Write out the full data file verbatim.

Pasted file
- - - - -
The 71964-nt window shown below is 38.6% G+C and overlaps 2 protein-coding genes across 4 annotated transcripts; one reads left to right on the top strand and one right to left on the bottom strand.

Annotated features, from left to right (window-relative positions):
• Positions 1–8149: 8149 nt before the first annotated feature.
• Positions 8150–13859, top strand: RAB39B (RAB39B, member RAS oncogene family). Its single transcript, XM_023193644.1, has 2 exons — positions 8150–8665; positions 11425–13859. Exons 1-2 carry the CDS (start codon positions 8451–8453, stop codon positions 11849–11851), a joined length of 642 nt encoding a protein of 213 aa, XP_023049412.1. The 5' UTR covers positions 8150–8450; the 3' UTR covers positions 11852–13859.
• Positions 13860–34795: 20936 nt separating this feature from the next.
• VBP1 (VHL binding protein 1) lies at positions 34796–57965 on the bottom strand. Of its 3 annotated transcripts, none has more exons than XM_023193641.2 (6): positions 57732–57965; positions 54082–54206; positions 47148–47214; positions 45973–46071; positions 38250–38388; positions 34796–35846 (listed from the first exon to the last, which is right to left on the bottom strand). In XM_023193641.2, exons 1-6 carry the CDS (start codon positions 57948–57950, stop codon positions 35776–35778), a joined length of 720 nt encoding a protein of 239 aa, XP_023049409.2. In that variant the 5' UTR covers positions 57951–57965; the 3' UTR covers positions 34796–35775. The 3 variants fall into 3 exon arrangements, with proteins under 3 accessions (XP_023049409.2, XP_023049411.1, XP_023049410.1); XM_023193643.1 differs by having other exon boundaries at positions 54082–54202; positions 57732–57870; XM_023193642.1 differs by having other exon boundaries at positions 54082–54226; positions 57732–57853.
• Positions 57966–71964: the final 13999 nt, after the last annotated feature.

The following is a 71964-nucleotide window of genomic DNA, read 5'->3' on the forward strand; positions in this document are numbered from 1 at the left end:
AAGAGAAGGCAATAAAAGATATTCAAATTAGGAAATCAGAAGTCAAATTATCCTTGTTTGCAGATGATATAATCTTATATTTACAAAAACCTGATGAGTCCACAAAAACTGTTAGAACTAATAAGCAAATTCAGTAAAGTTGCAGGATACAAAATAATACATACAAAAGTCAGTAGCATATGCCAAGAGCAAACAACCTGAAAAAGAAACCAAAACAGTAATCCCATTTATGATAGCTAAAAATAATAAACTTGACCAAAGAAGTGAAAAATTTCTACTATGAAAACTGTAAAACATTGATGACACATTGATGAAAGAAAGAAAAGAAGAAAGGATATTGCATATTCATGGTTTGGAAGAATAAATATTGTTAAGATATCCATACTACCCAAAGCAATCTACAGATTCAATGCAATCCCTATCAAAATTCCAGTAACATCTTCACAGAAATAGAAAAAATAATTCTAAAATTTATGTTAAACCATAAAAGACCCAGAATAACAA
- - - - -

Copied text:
The 71964-nt window shown below is 38.6% G+C and overlaps 2 protein-coding genes across 4 annotated transcripts; one reads left to right on the top strand and one right to left on the bottom strand.

Annotated features, from left to right (window-relative positions):
• Positions 1–8149: 8149 nt before the first annotated feature.
• Positions 8150–13859, top strand: RAB39B (RAB39B, member RAS oncogene family). Its single transcript, XM_023193644.1, has 2 exons — positions 8150–8665; positions 11425–13859. Exons 1-2 carry the CDS (start codon positions 8451–8453, stop codon positions 11849–11851), a joined length of 642 nt encoding a protein of 213 aa, XP_023049412.1. The 5' UTR covers positions 8150–8450; the 3' UTR covers positions 11852–13859.
• Positions 13860–34795: 20936 nt separating this feature from the next.
• VBP1 (VHL binding protein 1) lies at positions 34796–57965 on the bottom strand. Of its 3 annotated transcripts, none has more exons than XM_023193641.2 (6): positions 57732–57965; positions 54082–54206; positions 47148–47214; positions 45973–46071; positions 38250–38388; positions 34796–35846 (listed from the first exon to the last, which is right to left on the bottom strand). In XM_023193641.2, exons 1-6 carry the CDS (start codon positions 57948–57950, stop codon positions 35776–35778), a joined length of 720 nt encoding a protein of 239 aa, XP_023049409.2. In that variant the 5' UTR covers positions 57951–57965; the 3' UTR covers positions 34796–35775. The 3 variants fall into 3 exon arrangements, with proteins under 3 accessions (XP_023049409.2, XP_023049411.1, XP_023049410.1); XM_023193643.1 differs by having other exon boundaries at positions 54082–54202; positions 57732–57870; XM_023193642.1 differs by having other exon boundaries at positions 54082–54226; positions 57732–57853.
• Positions 57966–71964: the final 13999 nt, after the last annotated feature.

The following is a 71964-nucleotide window of genomic DNA, read 5'->3' on the forward strand; positions in this document are numbered from 1 at the left end:
AAGAGAAGGCAATAAAAGATATTCAAATTAGGAAATCAGAAGTCAAATTATCCTTGTTTGCAGATGATATAATCTTATATTTACAAAAACCTGATGAGTCCACAAAAACTGTTAGAACTAATAAGCAAATTCAGTAAAGTTGCAGGATACAAAATAATACATACAAAAGTCAGTAGCATATGCCAAGAGCAAACAACCTGAAAAAGAAACCAAAACAGTAATCCCATTTATGATAGCTAAAAATAATAAACTTGACCAAAGAAGTGAAAAATTTCTACTATGAAAACTGTAAAACATTGATGACACATTGATGAAAGAAAGAAAAGAAGAAAGGATATTGCATATTCATGGTTTGGAAGAATAAATATTGTTAAGATATCCATACTACCCAAAGCAATCTACAGATTCAATGCAATCCCTATCAAAATTCCAGTAACATCTTCACAGAAATAGAAAAAATAATTCTAAAATTTATGTTAAACCATAAAAGACCCAGAATAACAA